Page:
It is important because it means that each evaluation of a deferred query (in most cases) results in an entirely new sequence with entirely new items. Consider the following iterator method:

It returns an enumerable that upon being consumed will produce a single Object instance. If we had a variable of the result of GetObject(), such as var obj  = GetObject() and then iterated obj several times, each time would give us a different Object instance. They would not match because on each iteration, the deferred execution is reevaluated.

If we go back to the question from StackOverflow armed with this knowledge, we can identify that users is evaluated twice by the Except() call. One time to get the list of exceptions out of the matches query and another to process the list that is being filtered. It is the equivalent of this:

From this code, we would never expect objects to contain nothing since the two calls to the immediately executed GetObjects would return collections of completely different instances. When execution is deferred, we get the same effect; each evaluation of a query is as if it were a separate method call.

To fix this problem, we need to make sure our query is executed once to make the results "concrete", then use those concrete results to do the rest of the work. This is not only important to ensure that the objects being manipulated are the same in all uses of the queried data, but also to ensure that we don't do work more than once3. To make the query concrete, we call an immediately executed method such as ToList(), evaluating the query and capturing its results in a collection.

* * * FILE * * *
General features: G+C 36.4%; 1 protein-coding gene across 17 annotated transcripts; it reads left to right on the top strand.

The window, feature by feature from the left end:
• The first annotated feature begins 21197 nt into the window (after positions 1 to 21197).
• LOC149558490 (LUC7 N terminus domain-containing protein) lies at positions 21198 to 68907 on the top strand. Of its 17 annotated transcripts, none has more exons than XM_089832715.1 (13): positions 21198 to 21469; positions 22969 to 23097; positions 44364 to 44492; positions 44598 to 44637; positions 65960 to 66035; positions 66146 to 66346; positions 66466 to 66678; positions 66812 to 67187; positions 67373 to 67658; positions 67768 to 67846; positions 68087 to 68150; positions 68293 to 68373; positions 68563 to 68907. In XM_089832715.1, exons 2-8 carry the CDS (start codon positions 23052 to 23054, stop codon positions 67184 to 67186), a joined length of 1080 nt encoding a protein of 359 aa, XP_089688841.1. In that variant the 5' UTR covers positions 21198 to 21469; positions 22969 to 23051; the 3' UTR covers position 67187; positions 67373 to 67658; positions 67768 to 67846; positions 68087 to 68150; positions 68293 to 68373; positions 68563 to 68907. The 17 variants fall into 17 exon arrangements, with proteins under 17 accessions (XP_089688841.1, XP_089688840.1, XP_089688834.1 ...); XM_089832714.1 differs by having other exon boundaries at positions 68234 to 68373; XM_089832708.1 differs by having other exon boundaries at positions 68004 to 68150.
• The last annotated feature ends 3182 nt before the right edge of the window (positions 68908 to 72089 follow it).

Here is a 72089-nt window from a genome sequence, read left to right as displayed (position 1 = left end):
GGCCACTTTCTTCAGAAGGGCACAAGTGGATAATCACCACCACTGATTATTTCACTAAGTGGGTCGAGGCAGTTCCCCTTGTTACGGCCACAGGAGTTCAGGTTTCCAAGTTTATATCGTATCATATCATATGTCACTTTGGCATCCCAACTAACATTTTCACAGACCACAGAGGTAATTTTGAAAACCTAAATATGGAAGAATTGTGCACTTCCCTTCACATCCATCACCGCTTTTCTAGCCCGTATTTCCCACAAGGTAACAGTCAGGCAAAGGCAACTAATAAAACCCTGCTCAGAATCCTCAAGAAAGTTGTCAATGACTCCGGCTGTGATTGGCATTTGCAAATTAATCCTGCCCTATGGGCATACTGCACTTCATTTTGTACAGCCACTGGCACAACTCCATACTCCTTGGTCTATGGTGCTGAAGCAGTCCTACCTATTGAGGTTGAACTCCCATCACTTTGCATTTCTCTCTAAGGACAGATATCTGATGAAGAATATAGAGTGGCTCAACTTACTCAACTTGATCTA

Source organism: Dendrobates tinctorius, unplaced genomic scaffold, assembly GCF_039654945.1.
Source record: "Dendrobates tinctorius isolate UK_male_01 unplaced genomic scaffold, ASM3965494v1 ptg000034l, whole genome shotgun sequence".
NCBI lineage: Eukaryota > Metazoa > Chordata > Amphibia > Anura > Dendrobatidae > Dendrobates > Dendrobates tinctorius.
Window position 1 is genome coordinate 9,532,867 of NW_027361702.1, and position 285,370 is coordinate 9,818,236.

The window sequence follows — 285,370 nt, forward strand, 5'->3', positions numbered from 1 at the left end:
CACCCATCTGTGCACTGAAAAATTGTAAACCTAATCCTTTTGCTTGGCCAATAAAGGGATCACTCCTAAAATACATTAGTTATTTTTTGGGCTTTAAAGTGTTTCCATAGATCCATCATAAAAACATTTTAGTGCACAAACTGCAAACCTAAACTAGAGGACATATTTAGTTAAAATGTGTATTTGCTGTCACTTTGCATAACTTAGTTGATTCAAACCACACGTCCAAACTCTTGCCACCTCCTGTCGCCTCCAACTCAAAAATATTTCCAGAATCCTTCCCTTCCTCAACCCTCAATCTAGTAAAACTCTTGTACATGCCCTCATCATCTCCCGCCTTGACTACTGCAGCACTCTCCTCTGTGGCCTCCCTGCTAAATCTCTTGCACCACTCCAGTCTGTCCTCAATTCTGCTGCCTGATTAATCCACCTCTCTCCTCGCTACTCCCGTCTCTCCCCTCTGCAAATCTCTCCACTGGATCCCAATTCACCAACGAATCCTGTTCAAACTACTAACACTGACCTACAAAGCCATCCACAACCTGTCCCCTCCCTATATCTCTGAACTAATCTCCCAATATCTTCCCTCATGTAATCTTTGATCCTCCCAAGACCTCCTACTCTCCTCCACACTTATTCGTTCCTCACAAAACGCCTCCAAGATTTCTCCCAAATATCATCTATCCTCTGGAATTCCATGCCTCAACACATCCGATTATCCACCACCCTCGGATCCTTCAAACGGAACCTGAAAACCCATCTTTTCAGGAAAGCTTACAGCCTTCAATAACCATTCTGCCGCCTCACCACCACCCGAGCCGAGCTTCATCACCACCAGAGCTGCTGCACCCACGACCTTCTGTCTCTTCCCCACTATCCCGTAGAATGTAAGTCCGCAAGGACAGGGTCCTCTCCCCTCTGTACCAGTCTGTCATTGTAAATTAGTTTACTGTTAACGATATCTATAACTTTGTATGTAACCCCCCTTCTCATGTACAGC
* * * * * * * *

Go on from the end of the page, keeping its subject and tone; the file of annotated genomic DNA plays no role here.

This is our solution, as the original poster of our StackOverflow question indicated. If we change the original users query to be evaluated and stored, everything works as it should. With the help of some investigation and knowledge of how LINQ works, we now also know why.

Now that we understand a little more about LINQ we can consider how we might rewrite the original poster's example code. For example, we really should not to iterate the users list twice at all; we should see the failure of Except() as a code smell that we are iterating the collection too often. Though making it concrete with ToList() fixes the bug, it does not fix this inefficiency.

To do that, we can rewrite it to something like this:

This update only iterates over each user once, resulting in a collection that excludes the users we don't want4.